I don't mean to tease, but I have five hours of interviews with Ken Levin and Renee Witterstaeter/Michael Golden and Rebecca Hausel, and that's not even including the local talent or the thirty pages of notes -- and all of it deserves full coverage from someone not coming down from an agoraphobic attack. (Tiny fangirl + massive crowd = getting trampled by storm troopers who thought I was open space. They were very apologetic.) However, some of the material is more time sensitive and "breaking news" than other bits, so this is a bullet point posting to keep everyone in the loop.
1. First Comics Relaunch/From Comics to Film - Ken Levin spent fifteen years turning the comics industry into Hollywood's number one go-to supplier of tent-pole blockbusters and franchises. Then he looked back at comics and decided that if he wanted to do it right, he had to do it himself. Yes, this relaunch has been talked about since at least April, but believe me: it will be worth it. From re-colorings and reprints that rival D.C.'s Absolute line while selling for $5 below unit price, to bringing on known talent like Bill Willigham, Matt Sturgess, and Dan Cote who've been looking for a place to try pushing the boundaries.
2. What kind of boundaries you ask? The answer is a terrifying unknown. Throughout the panel, everyone kept talking about Public Relations ("Putting the 'best' back into bestiality") as their edgiest book before the nice young man handing out swag yelled out, "Hey, you guys want me to give them The Drude sample?" and Matt Sturgess laughed and told us to forget about Public Relations because "it's going to be an Archie comic in comparison to [Omaha Perez'] book."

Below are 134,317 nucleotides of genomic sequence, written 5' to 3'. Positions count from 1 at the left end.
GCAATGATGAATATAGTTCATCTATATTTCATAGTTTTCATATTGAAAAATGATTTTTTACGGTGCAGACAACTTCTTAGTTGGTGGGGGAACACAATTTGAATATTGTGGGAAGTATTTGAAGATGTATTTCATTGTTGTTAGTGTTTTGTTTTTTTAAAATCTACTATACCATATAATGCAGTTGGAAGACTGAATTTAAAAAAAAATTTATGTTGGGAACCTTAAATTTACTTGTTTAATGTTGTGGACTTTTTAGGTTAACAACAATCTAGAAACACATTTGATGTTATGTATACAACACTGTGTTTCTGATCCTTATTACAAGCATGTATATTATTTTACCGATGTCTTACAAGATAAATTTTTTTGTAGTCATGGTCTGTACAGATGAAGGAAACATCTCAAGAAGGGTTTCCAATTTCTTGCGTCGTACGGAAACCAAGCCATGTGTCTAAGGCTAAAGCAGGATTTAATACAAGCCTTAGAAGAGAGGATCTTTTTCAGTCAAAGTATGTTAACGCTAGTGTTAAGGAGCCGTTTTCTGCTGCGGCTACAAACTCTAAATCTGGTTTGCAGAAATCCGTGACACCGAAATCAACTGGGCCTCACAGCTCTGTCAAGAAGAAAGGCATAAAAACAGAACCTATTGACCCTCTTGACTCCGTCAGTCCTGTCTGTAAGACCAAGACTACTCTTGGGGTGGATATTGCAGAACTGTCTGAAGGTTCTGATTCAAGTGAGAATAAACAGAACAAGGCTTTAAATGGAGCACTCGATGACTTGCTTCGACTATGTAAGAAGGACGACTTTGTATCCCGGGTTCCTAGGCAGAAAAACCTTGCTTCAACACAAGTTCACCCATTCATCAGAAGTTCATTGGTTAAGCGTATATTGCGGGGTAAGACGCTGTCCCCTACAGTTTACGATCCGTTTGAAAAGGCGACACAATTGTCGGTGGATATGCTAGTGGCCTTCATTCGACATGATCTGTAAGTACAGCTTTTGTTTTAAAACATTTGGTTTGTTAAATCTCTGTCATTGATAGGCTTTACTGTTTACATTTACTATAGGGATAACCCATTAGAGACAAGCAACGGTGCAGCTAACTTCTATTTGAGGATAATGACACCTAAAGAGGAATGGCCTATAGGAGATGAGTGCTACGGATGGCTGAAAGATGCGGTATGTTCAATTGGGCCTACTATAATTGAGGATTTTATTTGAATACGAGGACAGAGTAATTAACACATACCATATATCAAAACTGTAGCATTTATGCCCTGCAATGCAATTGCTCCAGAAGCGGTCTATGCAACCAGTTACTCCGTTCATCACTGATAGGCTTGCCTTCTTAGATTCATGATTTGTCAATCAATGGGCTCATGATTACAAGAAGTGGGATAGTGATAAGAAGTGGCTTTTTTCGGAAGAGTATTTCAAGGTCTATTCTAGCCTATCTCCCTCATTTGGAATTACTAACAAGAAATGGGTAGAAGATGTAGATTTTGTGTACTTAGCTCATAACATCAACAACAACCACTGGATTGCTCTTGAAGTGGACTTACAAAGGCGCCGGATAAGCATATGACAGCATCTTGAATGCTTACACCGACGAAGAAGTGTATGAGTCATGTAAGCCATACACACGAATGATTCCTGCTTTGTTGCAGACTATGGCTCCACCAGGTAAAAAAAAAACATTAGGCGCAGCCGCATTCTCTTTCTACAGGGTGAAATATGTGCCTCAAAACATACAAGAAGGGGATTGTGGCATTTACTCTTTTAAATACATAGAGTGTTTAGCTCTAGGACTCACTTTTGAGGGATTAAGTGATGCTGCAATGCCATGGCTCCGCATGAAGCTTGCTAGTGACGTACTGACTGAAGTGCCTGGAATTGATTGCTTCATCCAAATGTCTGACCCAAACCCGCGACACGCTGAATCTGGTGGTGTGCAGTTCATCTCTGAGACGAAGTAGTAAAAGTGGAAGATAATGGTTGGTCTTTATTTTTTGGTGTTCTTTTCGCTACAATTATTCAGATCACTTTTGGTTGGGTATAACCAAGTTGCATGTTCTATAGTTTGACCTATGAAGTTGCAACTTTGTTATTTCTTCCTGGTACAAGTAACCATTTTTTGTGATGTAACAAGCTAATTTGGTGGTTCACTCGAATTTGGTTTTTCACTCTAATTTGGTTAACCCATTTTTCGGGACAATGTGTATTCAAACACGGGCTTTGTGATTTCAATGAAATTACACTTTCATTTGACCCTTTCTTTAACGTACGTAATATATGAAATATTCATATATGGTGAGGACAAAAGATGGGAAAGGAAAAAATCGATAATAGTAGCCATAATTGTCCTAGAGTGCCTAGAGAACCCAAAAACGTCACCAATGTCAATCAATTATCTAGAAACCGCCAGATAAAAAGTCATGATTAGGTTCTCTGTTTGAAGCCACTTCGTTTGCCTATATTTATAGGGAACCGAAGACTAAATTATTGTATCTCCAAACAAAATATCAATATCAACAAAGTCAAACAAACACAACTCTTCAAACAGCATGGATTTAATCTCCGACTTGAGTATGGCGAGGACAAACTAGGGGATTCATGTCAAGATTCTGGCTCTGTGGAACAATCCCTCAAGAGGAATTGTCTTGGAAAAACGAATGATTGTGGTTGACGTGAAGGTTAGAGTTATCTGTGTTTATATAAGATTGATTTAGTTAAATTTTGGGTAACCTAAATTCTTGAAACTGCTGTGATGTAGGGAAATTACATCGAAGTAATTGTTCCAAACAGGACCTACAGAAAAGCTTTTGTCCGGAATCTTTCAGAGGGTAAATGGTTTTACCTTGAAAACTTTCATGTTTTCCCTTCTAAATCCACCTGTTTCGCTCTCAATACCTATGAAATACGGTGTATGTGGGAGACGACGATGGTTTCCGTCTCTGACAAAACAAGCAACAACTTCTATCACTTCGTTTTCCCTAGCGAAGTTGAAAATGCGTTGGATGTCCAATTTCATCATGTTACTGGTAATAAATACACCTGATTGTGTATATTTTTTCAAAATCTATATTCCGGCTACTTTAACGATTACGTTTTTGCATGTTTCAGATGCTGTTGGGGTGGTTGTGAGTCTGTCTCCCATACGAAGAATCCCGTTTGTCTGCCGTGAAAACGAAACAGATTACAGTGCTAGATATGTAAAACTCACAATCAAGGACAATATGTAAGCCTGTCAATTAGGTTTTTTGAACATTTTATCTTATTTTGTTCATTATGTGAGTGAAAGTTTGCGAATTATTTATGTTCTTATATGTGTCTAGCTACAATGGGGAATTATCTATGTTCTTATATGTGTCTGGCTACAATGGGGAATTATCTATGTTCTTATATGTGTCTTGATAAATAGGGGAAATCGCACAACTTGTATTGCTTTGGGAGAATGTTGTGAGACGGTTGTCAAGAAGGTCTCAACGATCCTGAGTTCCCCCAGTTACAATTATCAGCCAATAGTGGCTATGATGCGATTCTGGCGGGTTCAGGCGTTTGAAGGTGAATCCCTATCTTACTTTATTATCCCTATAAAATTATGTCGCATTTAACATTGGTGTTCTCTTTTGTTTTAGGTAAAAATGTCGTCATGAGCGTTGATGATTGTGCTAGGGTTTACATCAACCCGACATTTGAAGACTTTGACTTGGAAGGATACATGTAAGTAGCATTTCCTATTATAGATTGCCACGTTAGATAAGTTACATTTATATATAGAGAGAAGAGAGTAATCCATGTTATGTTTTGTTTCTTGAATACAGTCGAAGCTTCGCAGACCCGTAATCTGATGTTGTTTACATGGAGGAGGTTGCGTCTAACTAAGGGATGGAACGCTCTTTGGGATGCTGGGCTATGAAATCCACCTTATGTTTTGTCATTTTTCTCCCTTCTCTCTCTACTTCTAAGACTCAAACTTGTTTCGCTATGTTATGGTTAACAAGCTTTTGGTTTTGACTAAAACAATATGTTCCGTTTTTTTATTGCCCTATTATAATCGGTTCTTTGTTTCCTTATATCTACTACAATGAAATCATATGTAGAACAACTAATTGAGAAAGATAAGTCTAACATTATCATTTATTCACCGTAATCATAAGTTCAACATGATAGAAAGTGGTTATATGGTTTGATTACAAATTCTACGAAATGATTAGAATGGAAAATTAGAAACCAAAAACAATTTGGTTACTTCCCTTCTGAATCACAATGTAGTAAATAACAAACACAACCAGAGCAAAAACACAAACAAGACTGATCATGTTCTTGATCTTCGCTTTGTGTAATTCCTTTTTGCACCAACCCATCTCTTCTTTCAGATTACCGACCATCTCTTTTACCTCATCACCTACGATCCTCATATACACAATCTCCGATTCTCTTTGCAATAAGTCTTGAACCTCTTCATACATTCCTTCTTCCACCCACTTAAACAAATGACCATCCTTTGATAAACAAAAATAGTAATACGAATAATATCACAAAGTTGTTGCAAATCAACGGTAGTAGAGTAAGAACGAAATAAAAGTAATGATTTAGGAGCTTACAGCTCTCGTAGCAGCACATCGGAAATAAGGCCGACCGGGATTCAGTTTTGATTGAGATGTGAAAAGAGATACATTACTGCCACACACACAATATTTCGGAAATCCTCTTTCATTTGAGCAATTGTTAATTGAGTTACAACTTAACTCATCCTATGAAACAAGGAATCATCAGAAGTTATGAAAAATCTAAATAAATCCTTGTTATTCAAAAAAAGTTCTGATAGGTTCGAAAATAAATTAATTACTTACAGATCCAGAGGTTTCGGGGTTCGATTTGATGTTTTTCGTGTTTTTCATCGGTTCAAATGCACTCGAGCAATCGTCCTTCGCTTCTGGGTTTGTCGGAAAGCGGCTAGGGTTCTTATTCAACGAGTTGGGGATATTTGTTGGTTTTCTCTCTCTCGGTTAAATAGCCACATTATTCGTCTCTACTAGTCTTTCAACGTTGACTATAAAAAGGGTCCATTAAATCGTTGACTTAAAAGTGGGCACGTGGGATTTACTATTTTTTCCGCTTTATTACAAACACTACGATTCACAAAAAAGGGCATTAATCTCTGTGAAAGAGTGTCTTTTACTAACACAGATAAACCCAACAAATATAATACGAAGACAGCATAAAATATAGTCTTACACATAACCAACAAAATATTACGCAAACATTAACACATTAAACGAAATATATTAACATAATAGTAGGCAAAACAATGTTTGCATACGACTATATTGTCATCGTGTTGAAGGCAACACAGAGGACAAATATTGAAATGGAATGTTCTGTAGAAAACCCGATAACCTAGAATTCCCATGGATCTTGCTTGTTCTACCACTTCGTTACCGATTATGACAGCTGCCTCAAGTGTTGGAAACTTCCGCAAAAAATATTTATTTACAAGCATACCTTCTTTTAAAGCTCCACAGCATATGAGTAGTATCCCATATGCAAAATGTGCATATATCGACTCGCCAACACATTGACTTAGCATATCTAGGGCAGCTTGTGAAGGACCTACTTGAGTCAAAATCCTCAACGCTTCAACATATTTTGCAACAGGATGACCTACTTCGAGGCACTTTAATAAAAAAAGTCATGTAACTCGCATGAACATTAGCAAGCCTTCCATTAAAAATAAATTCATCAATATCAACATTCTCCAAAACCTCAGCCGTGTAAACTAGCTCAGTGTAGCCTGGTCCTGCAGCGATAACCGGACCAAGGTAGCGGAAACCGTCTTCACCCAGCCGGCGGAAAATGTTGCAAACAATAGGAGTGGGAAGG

3. Also coming up in their 30th anniversary relaunch: kid friendly zombie comics. It takes all kinds, and I have to stop talking about First Comics now or this will never end, but when the books do finally make it to market, make sure you look for the Sea Monkeys ads on the back cover. And look closely.
4. Taking the express elevator past development hell, Dan Schaffer's The Scribbler is in post-production and they're aiming for a release date in March or April. Sadly, Preacher remains a little locked up, though Sony's holding on to the rights, (Garth Ennis has apparently been idly questioning why a major studio might take their time putting out a movie about a world where "There is a God, but it turns out he's a dick!"). But for now we'll have to settle for Katie Cassidy, Eliza Dushku, Michael Imperioli, and Gina Gershon, among others, bringing Schaffer's fractured narrative to the big screen.
5. I also spent a long time with Renee Witterstaeter, Michael Golden, Mark Texiera, and company: It must be comics history weekend, because while the cutest thing on the table was her brand new Santa Confidential (52 questions kids have sent to Santa with giggle-inducing illustrations by Chris Brown), Renee's baby on the table was definitely her collection of Nick Cardy's World War II sketchbook, The Artist at War. Through most of the interview, Michael was upstairs doing a panel on teaching storytelling, a course they're trying to get into universities, while she continues to produce the Creator Chronicles DVD series. No energy at all in that group. Renee also let it slip that some of her and/or her cadre's properties might be in negotiations with video game companies, but went mum pretty quick after that. Then again, she also perked up the moment I mentioned my pet charity after the interview and pulled out a pair of Michael Golden signed prints for me to donate to the cause, so I really can't complain.
6. Back to my pet project of girls who geek, Renee also let me know that all three of the winners of last night's amateur art contest, judged totally blind, were women (congratulations ladies!). D20 had it right: girl geeks come in every shape, color, and age you can think of. Here's a sample of the ladies who weren't cosplaying.
Just one day left: don't be afraid to come out and join the fun!